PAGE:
Many of my twitter friends will have developed an unconscious, nervous twitch whenever the word ‘reflection’ is mentioned; from medical students required to write meaningfully about something meaningless to them, to consultants appraising a trainee’s portfolios of development and everyone inbetween. Doctors, nurses, teachers and many other career paths have adopted reflective practice as a means of learning and developing, whereby experiences are given meaningful afterthought and analysis with the aim of learning and changing behaviour for the better. Many people, especially those who ‘don’t quite get it’ groan at the slightest utterance of the word. Others use reflection to form art, literature, essays and blogs to wonderful success. For me, reflection as a tool for was thrust upon me at university: an altogether alien concept at a new stage in my life. I’m sure some schools are starting to nurture reflection in the classroom, which can only be a good thing. But how do we get children to reflect meaningfully and usefully?
If you thought you’d escaped another of my blog pieces about SeriousFun Camps, I’m afraid you’re mistaken. But stick with it, go on.
At an Over The Wall camp for children affected by serious illness, we’ve taken a creative approach to facilitating decent reflection from our campers. Whilst on the surface, the SeriousFun Children’s Network camps look like a great week of fun of sick kids, which of course they are, look a little deeper and you’ll discover a framework underpinning everything they do that gives the charity it’s name. It’s one thing to have fun, but it’s another when fun can allow fundamental, lasting changes for the better in a child who has already lived through what most of is will never experience in a lifetime. The framework used is called Therapeutic Recreation and uses reflection, amongst other things, to help children regain some of what is lost to illness.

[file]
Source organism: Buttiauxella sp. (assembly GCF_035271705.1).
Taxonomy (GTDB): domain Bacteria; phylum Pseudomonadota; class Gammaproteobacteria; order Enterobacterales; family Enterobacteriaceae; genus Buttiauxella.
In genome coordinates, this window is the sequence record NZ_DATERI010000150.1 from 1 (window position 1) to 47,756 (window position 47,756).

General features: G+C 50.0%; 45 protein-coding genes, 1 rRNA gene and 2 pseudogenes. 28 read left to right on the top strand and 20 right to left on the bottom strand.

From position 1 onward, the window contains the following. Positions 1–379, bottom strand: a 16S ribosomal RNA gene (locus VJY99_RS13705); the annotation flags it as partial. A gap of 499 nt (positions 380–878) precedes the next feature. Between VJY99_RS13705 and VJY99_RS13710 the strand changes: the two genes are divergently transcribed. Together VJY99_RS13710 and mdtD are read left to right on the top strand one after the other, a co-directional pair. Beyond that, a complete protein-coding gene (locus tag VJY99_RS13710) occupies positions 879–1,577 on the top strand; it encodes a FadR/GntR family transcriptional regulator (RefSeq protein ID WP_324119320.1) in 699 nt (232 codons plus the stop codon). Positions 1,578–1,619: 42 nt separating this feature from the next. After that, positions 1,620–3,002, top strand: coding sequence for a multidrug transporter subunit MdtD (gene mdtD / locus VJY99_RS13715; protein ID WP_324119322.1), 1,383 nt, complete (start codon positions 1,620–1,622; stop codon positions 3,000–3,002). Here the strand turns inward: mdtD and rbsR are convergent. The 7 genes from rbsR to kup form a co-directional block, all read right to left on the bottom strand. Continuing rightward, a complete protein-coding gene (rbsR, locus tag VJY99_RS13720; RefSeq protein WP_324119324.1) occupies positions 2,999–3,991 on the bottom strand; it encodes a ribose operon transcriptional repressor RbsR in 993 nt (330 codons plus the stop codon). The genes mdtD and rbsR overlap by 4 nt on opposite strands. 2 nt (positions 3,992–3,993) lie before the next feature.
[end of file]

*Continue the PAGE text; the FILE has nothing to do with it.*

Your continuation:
Essentially, TR invokes five aspects: challenge, success, reflection and discovery, the fifth being fun, which is at the centre of the four contributing factors. The challenges are always choices, made by individual campers. Everything is done to facilitate success in challenges, and when success inevitably comes, it is positively labelled so it can be referred back to later. Rather than simply saying “good job buddy!” or “high-five!”, everything is individualised and given meaning. “The was awesome how you got into the horse’s saddle even though you were really nervous about doing so! High-five, pal!”. The discovery, or breakthrough moment, is the magical realisation by a child of ‘something’, which will be different for each camper. Whatever the discovery is, it is the thing that stays with them long-term, having a lasting impression and changing them for the better. Discovery can only be linked with success and achievement by quality reflection, and here lies the main challenge for the adult volunteers at SeriousFun camps.